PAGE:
ST. PAUL, Minn., April 1, 2019 /PRNewswire/ -- The Minnesota Council of Health Plans announced today its member companies paid $27.7 billion in medical bills for more than 5.5 million people in 2018. Council member insurers help Minnesotans in every county across the state pay for the care they need, no matter how they get their insurance.
In aggregate across all ways people get insurance, and in all locations, per person medical bills were up 3 percent on average over the previous year. Insurers collected $31 billion in premium revenue and after paying all expenses, ended the year with an operating gain of 1.6 percent of revenue, or $500 million.
Reinsurance paid high medical bills for Minnesotans who bought their own insurance
Minnesota's premium security program, also known as reinsurance, helped pay high medical bills so the expenses weren't added to people's premiums. The help from the state meant monthly premiums in 2018 and 2019 were 20 percent lower on average. In fact, with the help of reinsurance Minnesota's premiums in 2019 are the lowest in the country and enrollment from March 2018 to March 2019 remained steady.
While premiums decreased, medical bills did not. Monthly medical bills for these Minnesotans increased 8 percent per person over 2017. In all, these Minnesotans paid $867 million in premiums and had medical bills that reached $686 million. Since 2014, enrollment, premiums and medical bills have been difficult to predict. Between 2014 and 2018, total expenses have surpassed revenue by $395 million, a five-year average margin of -7 percent of premium revenue.
Two health insurers expect to send rebates to people who bought policies where medical bills weren't as high as predicted when the rates were approved in 2017. Setting accurate premiums for these Minnesotans continued to be difficult as margins averaged 23 percent of premium revenue industry wide.
"The most important thing for Minnesotans to know is that when medical bills aren't as high as a company expected, the people enrolled get rebates. This part of the law ensures the money people pay for premiums goes for care," said Patsy Riley, interim president of the Minnesota Council of Health Plans.
Because rebates are based on a company-specific, three-year look back and go through the federal government, people won't know until summertime if they get a rebate, and if so, how much.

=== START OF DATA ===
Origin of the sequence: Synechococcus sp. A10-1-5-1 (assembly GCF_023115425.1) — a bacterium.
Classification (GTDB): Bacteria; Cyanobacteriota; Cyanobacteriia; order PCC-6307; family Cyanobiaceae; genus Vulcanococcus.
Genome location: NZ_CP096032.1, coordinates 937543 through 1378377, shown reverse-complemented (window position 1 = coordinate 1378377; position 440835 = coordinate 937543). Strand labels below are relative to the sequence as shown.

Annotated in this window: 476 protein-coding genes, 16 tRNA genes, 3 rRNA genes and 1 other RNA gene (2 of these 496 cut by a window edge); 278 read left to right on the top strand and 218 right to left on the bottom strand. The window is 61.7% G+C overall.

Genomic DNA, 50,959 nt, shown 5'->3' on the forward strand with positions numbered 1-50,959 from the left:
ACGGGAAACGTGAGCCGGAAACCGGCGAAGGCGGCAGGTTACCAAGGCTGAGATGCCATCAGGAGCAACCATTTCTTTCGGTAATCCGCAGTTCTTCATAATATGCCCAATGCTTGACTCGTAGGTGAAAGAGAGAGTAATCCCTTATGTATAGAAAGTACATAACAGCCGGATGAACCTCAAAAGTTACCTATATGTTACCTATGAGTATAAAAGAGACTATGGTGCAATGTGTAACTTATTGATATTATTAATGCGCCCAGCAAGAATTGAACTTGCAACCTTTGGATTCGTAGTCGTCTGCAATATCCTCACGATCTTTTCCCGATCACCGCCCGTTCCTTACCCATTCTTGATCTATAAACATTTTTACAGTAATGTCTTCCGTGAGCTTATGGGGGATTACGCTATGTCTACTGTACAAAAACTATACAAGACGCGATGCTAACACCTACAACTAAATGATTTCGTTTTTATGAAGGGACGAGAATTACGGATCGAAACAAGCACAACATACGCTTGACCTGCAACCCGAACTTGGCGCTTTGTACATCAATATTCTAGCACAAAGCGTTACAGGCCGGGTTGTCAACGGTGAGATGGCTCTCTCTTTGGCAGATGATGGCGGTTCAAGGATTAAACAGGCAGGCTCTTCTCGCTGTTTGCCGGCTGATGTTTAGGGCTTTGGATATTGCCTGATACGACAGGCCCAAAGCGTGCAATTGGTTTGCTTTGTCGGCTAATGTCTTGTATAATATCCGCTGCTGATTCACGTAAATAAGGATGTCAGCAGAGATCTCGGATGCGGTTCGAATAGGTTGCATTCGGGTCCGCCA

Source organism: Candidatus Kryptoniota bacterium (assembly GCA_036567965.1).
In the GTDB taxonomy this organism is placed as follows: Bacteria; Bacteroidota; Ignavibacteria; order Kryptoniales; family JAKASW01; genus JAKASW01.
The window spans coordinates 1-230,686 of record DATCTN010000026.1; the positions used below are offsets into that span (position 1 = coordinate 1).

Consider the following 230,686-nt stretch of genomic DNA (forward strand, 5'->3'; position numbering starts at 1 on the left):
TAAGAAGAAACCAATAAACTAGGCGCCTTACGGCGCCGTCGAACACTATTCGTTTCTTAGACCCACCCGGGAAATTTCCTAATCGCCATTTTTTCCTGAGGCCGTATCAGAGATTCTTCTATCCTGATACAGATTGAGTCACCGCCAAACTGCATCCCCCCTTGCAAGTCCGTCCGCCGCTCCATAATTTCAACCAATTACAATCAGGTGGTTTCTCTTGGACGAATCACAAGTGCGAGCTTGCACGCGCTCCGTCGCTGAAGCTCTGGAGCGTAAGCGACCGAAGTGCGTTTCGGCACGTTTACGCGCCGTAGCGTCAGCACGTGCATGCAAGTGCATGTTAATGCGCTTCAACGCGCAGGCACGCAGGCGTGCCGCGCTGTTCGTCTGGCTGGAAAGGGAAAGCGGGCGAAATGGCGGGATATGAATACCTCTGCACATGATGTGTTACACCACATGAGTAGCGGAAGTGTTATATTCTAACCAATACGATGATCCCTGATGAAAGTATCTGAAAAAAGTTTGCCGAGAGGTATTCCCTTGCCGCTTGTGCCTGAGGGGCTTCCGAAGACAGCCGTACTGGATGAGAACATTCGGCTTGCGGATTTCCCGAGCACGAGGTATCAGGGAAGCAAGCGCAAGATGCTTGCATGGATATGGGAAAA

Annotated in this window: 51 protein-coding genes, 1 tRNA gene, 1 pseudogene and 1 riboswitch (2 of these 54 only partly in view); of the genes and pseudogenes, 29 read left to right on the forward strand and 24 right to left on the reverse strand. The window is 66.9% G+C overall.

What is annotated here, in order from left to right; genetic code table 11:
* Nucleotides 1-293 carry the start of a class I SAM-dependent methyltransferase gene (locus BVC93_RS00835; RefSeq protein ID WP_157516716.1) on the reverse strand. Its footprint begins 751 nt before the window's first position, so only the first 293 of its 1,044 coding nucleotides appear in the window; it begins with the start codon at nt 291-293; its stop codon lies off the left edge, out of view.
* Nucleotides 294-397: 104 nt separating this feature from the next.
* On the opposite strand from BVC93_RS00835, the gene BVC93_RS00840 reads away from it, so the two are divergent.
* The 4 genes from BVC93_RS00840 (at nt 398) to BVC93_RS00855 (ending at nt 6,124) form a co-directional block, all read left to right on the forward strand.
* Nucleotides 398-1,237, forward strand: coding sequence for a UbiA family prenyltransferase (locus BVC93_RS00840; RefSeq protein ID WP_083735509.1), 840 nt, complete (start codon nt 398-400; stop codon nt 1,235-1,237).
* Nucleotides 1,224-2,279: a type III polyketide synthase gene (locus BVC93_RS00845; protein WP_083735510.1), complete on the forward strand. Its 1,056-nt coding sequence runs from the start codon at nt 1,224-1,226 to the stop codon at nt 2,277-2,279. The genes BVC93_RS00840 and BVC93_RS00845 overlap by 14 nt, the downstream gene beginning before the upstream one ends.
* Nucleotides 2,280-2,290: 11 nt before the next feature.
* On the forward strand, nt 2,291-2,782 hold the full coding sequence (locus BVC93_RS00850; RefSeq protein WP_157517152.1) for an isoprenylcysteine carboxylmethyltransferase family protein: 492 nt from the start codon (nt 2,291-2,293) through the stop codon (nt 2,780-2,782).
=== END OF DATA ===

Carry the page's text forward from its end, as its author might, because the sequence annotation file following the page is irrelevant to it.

Continual changes in federal policies create uncertainty for families
Over the past five years people who buy their own insurance have experienced unprecedented changes that make it difficult for families to budget for the care they need.
"People who buy their own insurance have borne the brunt of political uncertainty about health insurance in America. Because policies in Washington have fluctuated dramatically from year to year, even experts in insurance companies and the state's insurance department haven't been able to foresee how Minnesotans will get health insurance and how expensive the care we need is going to be," Riley said.
"Regulators, insurers and policy makers are all working to eliminate the swing between unsustainable losses and unexpected gains."
Medical bills steady for people with state-supported insurance
Medical bills each month for Minnesotans who get care through state-supported programs remained steady and totaled $6.7 billion in 2018. This includes care for people with Medicaid, MinnesotaCare, Minnesota Senior Health Options, Minnesota Senior Care Plus and Special Needs BasicCare insurance. Enrollment decreased slightly to 863,000. After all expenses were paid, Council member companies had a gain of 1.6 percent of revenue, or $109 million across all state-supported insurance. The gain in 2018 brings the average margin over the last five years to 0.5 percent of revenue.
"The Council has a unique view of Minnesotans across the state and how they all get help paying medical bills—no matter how they get their health insurance. As we look ahead, we all have an obligation to do everything we can to stabilize the price of health care," Riley said. "And not just for some, and not just for today, but for everybody and into the future."
The Minnesota Council of Health Plans brings our country's top health insurance companies together to solve problems. We work in a space where our insurers put aside competitive concerns to work together with partners across the state to make medical care more effective and less expensive for everyone. The seven local health insurance companies that work with the Council serve policyholders, not shareholders on Wall Street.
SOURCE Minnesota Council of Health Plans